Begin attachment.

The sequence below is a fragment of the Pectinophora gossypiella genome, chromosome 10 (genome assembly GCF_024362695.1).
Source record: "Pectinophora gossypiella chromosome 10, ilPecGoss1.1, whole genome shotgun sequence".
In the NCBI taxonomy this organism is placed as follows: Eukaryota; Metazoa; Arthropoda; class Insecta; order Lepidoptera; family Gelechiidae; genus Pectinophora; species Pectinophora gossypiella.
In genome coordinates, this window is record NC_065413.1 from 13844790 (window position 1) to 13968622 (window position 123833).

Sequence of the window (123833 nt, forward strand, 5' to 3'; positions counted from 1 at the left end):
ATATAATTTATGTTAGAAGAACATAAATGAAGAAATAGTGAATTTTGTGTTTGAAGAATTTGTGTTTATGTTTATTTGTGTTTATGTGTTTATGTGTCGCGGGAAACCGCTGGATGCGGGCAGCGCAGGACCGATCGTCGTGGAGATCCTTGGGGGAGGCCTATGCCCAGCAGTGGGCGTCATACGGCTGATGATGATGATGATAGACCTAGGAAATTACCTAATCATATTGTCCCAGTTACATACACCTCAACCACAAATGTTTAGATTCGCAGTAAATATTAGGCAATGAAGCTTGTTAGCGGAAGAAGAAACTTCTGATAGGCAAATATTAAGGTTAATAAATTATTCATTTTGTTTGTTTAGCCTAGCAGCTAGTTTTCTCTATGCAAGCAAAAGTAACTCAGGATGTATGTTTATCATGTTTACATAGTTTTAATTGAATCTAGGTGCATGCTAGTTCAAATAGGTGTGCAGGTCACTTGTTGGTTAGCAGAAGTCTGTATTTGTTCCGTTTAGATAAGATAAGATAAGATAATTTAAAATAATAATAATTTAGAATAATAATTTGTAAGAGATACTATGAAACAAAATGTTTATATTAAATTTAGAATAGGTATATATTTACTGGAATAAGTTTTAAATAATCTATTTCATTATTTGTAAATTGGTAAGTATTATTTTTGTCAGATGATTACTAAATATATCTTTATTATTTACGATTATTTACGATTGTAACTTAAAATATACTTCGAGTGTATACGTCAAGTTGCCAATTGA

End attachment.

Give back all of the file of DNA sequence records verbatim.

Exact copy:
The sequence below is a fragment of the Pectinophora gossypiella genome, chromosome 10 (genome assembly GCF_024362695.1).
Source record: "Pectinophora gossypiella chromosome 10, ilPecGoss1.1, whole genome shotgun sequence".
In the NCBI taxonomy this organism is placed as follows: Eukaryota; Metazoa; Arthropoda; class Insecta; order Lepidoptera; family Gelechiidae; genus Pectinophora; species Pectinophora gossypiella.
In genome coordinates, this window is record NC_065413.1 from 13844790 (window position 1) to 13968622 (window position 123833).

Sequence of the window (123833 nt, forward strand, 5' to 3'; positions counted from 1 at the left end):
ATATAATTTATGTTAGAAGAACATAAATGAAGAAATAGTGAATTTTGTGTTTGAAGAATTTGTGTTTATGTTTATTTGTGTTTATGTGTTTATGTGTCGCGGGAAACCGCTGGATGCGGGCAGCGCAGGACCGATCGTCGTGGAGATCCTTGGGGGAGGCCTATGCCCAGCAGTGGGCGTCATACGGCTGATGATGATGATGATAGACCTAGGAAATTACCTAATCATATTGTCCCAGTTACATACACCTCAACCACAAATGTTTAGATTCGCAGTAAATATTAGGCAATGAAGCTTGTTAGCGGAAGAAGAAACTTCTGATAGGCAAATATTAAGGTTAATAAATTATTCATTTTGTTTGTTTAGCCTAGCAGCTAGTTTTCTCTATGCAAGCAAAAGTAACTCAGGATGTATGTTTATCATGTTTACATAGTTTTAATTGAATCTAGGTGCATGCTAGTTCAAATAGGTGTGCAGGTCACTTGTTGGTTAGCAGAAGTCTGTATTTGTTCCGTTTAGATAAGATAAGATAAGATAATTTAAAATAATAATAATTTAGAATAATAATTTGTAAGAGATACTATGAAACAAAATGTTTATATTAAATTTAGAATAGGTATATATTTACTGGAATAAGTTTTAAATAATCTATTTCATTATTTGTAAATTGGTAAGTATTATTTTTGTCAGATGATTACTAAATATATCTTTATTATTTACGATTATTTACGATTGTAACTTAAAATATACTTCGAGTGTATACGTCAAGTTGCCAATTGA